New year, new you, all the headlines shout enthusiastically. We might write energetic resolutions in our new 2018 journals, or we might shrink further back into the sofa clutching our Merlot and saying bah humbug. Whatever your approach to the new year, you can guarantee that there’s an element of transition about the passing of December into January, an anxiety or a sense of hope, whichever way you frame it.
My approach to resolutions this year is to call them Daily Resolutions rather than New Year’s Resolutions. I always feel that setting a daily intention is far more effective than creating a huge stone block etched with long-term goals, which seem unattainable and unrealistic once you hit the first inevitable pothole in the road towards it – the first runny cold day that;s a barrier to your Run Every Day, or the first toddler sickness meaning that you don’t get to the gym. And once we’re tripped up at that hurdle it becomes easier to slink back into “old ways” and then the inner critic takes the microphone berating your lack of achievement.
This week I spoke to the lovely Zoe Blaskey who has founded Motherkind.co, to offer mums a way to “reconnect to you in the mayhem of motherhood”. I love Zoe’s ethos – closely aligned to mine – about how we need to be gentle with ourselves and simply learn how to see the positive in what we’re doing rather than settling on the relentlessness and the feelings of failure that can characterise our daily mum lives. I had the honour of recording a podcast with Zoe, so watch this space for when you can listen to it. We talked about self care and how mothers can sometimes fall so down their own lists that it doesn’t even occur to us to take stock of how balanced our emotions are, what our internal dialogue is, how our body is feeling. That niggly back and neck might be crying out for you to rest, to take some time to breathe, to lengthen and meditate, to clear out the clutter of your mind and offer yourself some space. Zoe asked me what my go-to selfcare tools were in the moment, when things get all sweary and overwhelming. So here they are:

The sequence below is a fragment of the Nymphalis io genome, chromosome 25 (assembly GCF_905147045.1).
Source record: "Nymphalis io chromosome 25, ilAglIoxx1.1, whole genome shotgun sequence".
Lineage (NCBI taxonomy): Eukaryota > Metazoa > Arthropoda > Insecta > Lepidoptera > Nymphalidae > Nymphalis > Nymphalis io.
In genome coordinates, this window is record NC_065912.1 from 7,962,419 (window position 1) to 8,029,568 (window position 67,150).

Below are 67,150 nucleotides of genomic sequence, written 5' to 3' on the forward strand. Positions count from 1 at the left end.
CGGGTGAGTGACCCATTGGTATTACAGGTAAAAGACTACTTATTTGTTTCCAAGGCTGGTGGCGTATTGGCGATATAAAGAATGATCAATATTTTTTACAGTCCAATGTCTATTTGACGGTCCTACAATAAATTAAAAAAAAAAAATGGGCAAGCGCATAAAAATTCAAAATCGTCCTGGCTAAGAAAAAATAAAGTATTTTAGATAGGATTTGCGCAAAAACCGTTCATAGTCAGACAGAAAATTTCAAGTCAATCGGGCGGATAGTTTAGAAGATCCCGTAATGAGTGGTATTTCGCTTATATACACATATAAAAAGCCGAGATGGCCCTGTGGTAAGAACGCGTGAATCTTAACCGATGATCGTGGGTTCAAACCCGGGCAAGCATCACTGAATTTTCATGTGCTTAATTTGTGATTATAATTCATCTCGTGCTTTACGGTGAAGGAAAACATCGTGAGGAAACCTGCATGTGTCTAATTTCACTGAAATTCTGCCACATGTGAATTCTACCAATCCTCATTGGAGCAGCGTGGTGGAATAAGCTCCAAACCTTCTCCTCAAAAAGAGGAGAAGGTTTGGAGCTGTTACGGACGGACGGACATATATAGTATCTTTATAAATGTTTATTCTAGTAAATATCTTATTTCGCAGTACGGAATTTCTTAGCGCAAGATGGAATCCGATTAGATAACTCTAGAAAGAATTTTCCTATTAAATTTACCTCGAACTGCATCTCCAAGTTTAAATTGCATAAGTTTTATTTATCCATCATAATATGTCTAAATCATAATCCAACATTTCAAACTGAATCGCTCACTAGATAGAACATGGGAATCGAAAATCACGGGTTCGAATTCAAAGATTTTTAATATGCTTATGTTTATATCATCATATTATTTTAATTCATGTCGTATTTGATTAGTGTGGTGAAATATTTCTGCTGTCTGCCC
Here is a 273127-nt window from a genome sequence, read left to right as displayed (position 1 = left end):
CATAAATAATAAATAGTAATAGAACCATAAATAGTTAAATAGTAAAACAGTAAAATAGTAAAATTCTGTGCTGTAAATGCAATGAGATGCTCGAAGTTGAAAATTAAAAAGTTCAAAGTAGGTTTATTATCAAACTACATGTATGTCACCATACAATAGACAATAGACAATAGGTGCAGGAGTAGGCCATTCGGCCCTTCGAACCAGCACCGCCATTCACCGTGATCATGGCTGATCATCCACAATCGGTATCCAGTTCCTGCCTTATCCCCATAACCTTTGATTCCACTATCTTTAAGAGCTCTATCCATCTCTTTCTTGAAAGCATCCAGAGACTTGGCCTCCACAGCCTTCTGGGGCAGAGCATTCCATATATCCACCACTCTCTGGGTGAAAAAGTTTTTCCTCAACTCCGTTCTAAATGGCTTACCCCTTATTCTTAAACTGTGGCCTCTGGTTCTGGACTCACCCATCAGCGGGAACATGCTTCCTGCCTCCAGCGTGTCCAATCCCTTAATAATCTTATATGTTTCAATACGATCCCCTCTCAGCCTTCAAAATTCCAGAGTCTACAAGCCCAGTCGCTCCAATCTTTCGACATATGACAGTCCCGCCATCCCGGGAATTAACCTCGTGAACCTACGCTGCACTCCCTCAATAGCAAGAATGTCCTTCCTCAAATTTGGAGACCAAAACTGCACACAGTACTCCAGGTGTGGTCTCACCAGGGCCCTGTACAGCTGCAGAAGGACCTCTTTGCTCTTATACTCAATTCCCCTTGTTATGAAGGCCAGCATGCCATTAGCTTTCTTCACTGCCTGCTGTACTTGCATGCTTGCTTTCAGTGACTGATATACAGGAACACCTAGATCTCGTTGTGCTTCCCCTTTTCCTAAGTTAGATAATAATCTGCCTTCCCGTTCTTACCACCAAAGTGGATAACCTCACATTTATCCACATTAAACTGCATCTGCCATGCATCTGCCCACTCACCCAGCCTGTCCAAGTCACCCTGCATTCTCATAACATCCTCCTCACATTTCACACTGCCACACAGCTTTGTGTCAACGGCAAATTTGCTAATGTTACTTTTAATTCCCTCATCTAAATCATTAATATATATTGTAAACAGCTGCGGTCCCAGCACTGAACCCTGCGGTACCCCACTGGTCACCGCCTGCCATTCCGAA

Breathe…so obvious, so boring…so underused as a soothing tool. We often live permanently in a state of fight or flight, permanently attached to our phones and the stress inducing white noise that is coming from them. We never think to stop and offer ourselves a moment of peace and pause. So for me, breathing is my immediate soother. Take a deep breath in through the nose for a count of 5. Long, wide, full breath feeling it releasing back into the ribcage and sides. And then sigh the breath out through your mouth, as if you’re fogging a window in front of you. The longer exhalation is a trigger for the parasympathetic nervous system to step in and take over: to take your hand, stroke your brow, make you some chicken noodle soup. This is your rest and digest system. And an essential counterbalance to your fight or flight. Humans were created to be alert for danger, for that sabre toothed tiger in the bushes. We need to look for danger as otherwise we would be eaten. But now, that seeking danger manifests itself in anxiety attacks in Tesco, or panicking about your parenting decisions. No longer life or death, but with the same physiological stress responses. So breathing lifts you out of that spiral, coaxes you back to peace.